What I Read in February

Apparently I read a lot this month! And I really enjoyed a lot of the books, only one “dud.” I think I read almost every night before bed, even the weekends and I found myself doing an extra loop around the neighborhood with the dogs to listen to another 15 minutes of an audiobook!

Catch and Kill


by Elizabeth Strout

Starting off the list with a bit of a dud. Ultimately, I found Olive Kitteridge to be beautifully written…. albeit incredibly depressing. I forced myself to get to the end just to finish it and found myself relieved when it was over. There wasn’t much of a plot and I found the side stories of the tangental characters to be a little all over the place. It won a Pulitzer Prize, so I felt kind of like an idiot for not enjoying it but I just couldn’t get into it. It was also adapted for a series on HBO, which I tried watching, but also found too depressing!!


by Anne Boyd Rioux

I picked this book up after falling in love with the latest Little Women movie. I couldn’t quite get into the book, but wanted to know more about the story and Louisa May Alcott’s life. I found Meg, Jo, Beth, Amy to be fascinating!!! It’s definitely a research-y book but I couldn’t put it down. It goes through the background of Alcott’s early childhood and how that influenced the writing of Little Women and goes through the different decades of how it was received all the way to today. It made me wish I had read Little Women as a kid!


by Sam Quinones

Okay, this book. UGH. It’s heartbreaking and horrifying. I think everyone knows at least a little bit about the opioid crisis, but Dreamland goes into the whole history of how this kind of epidemic came to be. It is INSANE to me. Almost like a perfect storm of economics, changing industries, greedy companies, lack of opportunities. My blood was boiling while reading it. It’s truly infuriating to know the disregard for human life by the pharmaceutical companies.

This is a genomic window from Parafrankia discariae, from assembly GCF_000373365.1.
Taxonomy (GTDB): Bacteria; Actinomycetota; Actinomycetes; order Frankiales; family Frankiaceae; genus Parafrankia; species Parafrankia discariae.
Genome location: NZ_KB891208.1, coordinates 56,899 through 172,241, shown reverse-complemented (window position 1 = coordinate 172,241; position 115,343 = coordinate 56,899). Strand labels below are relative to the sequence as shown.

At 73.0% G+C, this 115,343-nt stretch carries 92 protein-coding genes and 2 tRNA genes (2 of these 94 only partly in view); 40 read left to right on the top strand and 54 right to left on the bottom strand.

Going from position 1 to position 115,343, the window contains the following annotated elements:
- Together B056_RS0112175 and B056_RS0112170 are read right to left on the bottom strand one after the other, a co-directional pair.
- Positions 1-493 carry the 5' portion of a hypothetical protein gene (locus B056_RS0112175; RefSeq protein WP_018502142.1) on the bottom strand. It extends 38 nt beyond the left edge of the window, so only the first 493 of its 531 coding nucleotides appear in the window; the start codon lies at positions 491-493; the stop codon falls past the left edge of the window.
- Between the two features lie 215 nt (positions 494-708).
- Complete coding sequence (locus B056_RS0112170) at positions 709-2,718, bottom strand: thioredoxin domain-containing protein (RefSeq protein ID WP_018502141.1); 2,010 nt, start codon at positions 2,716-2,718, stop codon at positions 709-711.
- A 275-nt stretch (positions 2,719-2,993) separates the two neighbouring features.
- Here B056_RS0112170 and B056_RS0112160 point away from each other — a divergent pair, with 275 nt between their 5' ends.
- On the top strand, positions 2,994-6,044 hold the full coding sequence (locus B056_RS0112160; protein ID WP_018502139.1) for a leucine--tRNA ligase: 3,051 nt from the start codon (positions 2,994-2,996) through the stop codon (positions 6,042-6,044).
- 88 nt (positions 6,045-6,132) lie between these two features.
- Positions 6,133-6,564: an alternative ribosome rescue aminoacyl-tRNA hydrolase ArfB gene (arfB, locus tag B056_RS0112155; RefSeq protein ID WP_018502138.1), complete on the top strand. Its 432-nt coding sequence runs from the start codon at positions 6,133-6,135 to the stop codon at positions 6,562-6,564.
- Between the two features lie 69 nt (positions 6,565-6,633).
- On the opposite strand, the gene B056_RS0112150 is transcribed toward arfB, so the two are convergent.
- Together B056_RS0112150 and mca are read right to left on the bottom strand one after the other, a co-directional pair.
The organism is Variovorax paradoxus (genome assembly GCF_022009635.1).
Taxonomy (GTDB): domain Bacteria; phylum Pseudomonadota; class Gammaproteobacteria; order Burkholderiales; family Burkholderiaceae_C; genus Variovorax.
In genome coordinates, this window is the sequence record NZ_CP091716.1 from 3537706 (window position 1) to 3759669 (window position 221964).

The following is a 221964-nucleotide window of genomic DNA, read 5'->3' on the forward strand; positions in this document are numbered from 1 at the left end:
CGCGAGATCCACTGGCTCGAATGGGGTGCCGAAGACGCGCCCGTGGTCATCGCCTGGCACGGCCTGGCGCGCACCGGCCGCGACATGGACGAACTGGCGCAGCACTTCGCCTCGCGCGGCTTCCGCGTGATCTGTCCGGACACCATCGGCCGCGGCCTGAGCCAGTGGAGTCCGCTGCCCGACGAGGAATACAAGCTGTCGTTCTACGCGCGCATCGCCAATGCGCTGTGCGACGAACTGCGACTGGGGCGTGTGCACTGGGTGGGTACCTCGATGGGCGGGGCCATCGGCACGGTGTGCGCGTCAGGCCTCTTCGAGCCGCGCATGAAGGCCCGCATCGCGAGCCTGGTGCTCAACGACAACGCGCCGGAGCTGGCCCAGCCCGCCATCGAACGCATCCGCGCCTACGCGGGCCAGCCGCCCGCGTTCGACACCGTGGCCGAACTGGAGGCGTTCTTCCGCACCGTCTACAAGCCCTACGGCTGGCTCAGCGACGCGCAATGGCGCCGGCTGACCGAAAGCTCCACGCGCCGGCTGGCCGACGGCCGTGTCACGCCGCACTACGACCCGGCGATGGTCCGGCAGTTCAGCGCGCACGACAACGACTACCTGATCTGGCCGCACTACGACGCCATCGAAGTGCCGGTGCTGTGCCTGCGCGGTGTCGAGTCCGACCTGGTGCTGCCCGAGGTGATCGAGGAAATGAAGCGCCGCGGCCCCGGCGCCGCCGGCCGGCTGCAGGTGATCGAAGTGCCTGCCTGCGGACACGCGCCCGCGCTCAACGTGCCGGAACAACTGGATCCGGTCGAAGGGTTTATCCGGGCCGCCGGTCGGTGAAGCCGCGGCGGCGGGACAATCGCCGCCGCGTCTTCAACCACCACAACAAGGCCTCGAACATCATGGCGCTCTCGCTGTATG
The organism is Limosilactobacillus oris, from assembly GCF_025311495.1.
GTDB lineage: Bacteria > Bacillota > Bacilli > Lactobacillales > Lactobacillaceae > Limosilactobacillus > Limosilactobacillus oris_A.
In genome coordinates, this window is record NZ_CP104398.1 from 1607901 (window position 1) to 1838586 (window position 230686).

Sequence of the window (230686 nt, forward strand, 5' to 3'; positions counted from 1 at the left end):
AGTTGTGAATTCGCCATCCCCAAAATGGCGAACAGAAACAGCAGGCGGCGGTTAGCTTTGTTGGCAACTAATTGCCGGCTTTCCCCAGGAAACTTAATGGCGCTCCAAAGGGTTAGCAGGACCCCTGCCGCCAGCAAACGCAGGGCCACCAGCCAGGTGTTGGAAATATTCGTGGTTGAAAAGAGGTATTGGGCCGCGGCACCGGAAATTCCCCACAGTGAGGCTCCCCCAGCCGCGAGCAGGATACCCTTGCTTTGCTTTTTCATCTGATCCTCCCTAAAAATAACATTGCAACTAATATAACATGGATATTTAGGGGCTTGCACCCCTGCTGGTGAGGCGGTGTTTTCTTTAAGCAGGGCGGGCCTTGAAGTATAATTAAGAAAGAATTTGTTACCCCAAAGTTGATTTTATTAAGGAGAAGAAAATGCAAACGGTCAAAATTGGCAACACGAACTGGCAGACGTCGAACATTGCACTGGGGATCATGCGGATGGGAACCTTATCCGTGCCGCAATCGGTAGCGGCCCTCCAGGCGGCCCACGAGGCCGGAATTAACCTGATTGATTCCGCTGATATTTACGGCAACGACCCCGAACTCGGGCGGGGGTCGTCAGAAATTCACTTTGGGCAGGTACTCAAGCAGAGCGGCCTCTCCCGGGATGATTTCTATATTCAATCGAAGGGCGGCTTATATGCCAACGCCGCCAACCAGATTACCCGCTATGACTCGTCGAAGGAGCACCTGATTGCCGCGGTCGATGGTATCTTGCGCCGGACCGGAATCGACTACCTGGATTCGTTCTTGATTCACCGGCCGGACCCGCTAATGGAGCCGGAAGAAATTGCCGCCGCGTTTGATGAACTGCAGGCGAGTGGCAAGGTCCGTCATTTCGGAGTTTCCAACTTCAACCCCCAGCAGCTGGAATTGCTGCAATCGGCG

by Lauren Graham

This is a super short, really enjoyable book. I listened to the audiobook because Lauren Graham narrates it. If you’re even the slightest bit a fan of Gilmore Girls you must read this. Not only do you get an “insider” peek into the show, her life advice throughout the book is also great. I finished this wanting to be best friends with her!!!


by Ronan Farrow

Catch and Kill sat on my nightstand for months. I finally got to it and. Wow. Mind. Blown. I had followed the Harvey Weinstein case a little bit, but reading the first hand account of Ronan Farrow as he worked to break the story is insane. The story is stranger than fiction and sometimes while I was reading it I was thinking there is NO WAY this could be true. But it is!


by Margarita Montimore

So I have kind of mixed feelings about Oona Out of Order. It’s a very inventive concept: the main character time travels throughout her own life, jumping forwards and backwards every New Year’s Eve at midnight. I was into the book from the very beginning, which I liked, but I was kind of over the story by the end. There are some weird “holes” in the story or maybe they’re not holes but I couldn’t wrap my head around how it worked. (Like she had a binder filled with current events/stock market information for income but couldn’t do the same for her personal life so she wouldn’t be totally confused?!)

That said, I wish I hadn’t thought too much about it because the story does tie up by the end filling in a lot of the confusion. It’s better to just get swept up into the story and to accept the creative licenses for what they are. It is about time travel after all, so I think it’s okay for it to not be totally realistic.

MODERN LOVE: 5/5 Stars

by Daniel Jones

Are you familiar with the “Modern Love” column in the NY Times? This is a compilation of some of the essays featured throughout the year. I LOVED reading them. I am not usually into books of essays, but these really spoke to me. The essays are all about love– all kinds of love. Parental love. Heartbreak. First loves. Just all about love. To be honest, I couldn’t put this down and was reading it in 50 page chunks. I wish I had spaced it out more and read one essay at a time just to make it last longer!!